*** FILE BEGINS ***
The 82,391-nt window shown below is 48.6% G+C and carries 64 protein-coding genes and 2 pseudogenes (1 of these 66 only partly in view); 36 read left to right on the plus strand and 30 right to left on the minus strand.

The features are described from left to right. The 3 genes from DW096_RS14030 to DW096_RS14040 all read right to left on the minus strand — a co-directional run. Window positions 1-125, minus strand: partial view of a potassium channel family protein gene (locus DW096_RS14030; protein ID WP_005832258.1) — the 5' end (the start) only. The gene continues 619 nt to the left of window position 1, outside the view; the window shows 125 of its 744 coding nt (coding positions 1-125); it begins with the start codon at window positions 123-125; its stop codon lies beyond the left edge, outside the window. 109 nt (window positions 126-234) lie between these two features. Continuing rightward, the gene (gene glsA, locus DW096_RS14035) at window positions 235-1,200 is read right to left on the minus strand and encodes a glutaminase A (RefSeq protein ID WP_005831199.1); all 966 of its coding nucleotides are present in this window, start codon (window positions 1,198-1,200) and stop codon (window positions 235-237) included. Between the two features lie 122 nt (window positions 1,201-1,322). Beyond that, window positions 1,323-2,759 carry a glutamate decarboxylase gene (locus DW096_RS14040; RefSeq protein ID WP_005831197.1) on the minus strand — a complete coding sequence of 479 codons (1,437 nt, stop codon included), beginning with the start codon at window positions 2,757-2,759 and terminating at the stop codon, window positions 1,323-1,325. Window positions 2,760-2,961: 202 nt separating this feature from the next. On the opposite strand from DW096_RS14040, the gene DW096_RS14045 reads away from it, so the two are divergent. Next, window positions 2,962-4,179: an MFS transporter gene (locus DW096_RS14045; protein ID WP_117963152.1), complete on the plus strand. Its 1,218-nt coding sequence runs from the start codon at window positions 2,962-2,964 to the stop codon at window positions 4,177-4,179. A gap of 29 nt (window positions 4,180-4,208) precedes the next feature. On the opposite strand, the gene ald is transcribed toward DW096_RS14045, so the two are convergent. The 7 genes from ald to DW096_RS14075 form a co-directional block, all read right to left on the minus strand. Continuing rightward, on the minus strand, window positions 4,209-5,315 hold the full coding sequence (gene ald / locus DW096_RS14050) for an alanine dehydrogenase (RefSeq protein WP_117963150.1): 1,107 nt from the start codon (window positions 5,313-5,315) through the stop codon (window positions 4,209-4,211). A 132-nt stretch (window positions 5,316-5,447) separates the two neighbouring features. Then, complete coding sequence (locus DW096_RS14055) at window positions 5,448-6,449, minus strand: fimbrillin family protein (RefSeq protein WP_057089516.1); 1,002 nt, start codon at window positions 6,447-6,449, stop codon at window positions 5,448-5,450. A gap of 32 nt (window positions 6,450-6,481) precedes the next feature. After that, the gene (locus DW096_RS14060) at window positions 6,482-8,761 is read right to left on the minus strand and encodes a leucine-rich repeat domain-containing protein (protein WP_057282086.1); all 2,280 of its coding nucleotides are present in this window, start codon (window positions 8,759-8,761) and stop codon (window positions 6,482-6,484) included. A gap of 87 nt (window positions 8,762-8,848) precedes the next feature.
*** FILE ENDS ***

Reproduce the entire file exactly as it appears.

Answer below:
The 82,391-nt window shown below is 48.6% G+C and carries 64 protein-coding genes and 2 pseudogenes (1 of these 66 only partly in view); 36 read left to right on the plus strand and 30 right to left on the minus strand.

The features are described from left to right. The 3 genes from DW096_RS14030 to DW096_RS14040 all read right to left on the minus strand — a co-directional run. Window positions 1-125, minus strand: partial view of a potassium channel family protein gene (locus DW096_RS14030; protein ID WP_005832258.1) — the 5' end (the start) only. The gene continues 619 nt to the left of window position 1, outside the view; the window shows 125 of its 744 coding nt (coding positions 1-125); it begins with the start codon at window positions 123-125; its stop codon lies beyond the left edge, outside the window. 109 nt (window positions 126-234) lie between these two features. Continuing rightward, the gene (gene glsA, locus DW096_RS14035) at window positions 235-1,200 is read right to left on the minus strand and encodes a glutaminase A (RefSeq protein ID WP_005831199.1); all 966 of its coding nucleotides are present in this window, start codon (window positions 1,198-1,200) and stop codon (window positions 235-237) included. Between the two features lie 122 nt (window positions 1,201-1,322). Beyond that, window positions 1,323-2,759 carry a glutamate decarboxylase gene (locus DW096_RS14040; RefSeq protein ID WP_005831197.1) on the minus strand — a complete coding sequence of 479 codons (1,437 nt, stop codon included), beginning with the start codon at window positions 2,757-2,759 and terminating at the stop codon, window positions 1,323-1,325. Window positions 2,760-2,961: 202 nt separating this feature from the next. On the opposite strand from DW096_RS14040, the gene DW096_RS14045 reads away from it, so the two are divergent. Next, window positions 2,962-4,179: an MFS transporter gene (locus DW096_RS14045; protein ID WP_117963152.1), complete on the plus strand. Its 1,218-nt coding sequence runs from the start codon at window positions 2,962-2,964 to the stop codon at window positions 4,177-4,179. A gap of 29 nt (window positions 4,180-4,208) precedes the next feature. On the opposite strand, the gene ald is transcribed toward DW096_RS14045, so the two are convergent. The 7 genes from ald to DW096_RS14075 form a co-directional block, all read right to left on the minus strand. Continuing rightward, on the minus strand, window positions 4,209-5,315 hold the full coding sequence (gene ald / locus DW096_RS14050) for an alanine dehydrogenase (RefSeq protein WP_117963150.1): 1,107 nt from the start codon (window positions 5,313-5,315) through the stop codon (window positions 4,209-4,211). A 132-nt stretch (window positions 5,316-5,447) separates the two neighbouring features. Then, complete coding sequence (locus DW096_RS14055) at window positions 5,448-6,449, minus strand: fimbrillin family protein (RefSeq protein WP_057089516.1); 1,002 nt, start codon at window positions 6,447-6,449, stop codon at window positions 5,448-5,450. A gap of 32 nt (window positions 6,450-6,481) precedes the next feature. After that, the gene (locus DW096_RS14060) at window positions 6,482-8,761 is read right to left on the minus strand and encodes a leucine-rich repeat domain-containing protein (protein WP_057282086.1); all 2,280 of its coding nucleotides are present in this window, start codon (window positions 8,759-8,761) and stop codon (window positions 6,482-6,484) included. A gap of 87 nt (window positions 8,762-8,848) precedes the next feature.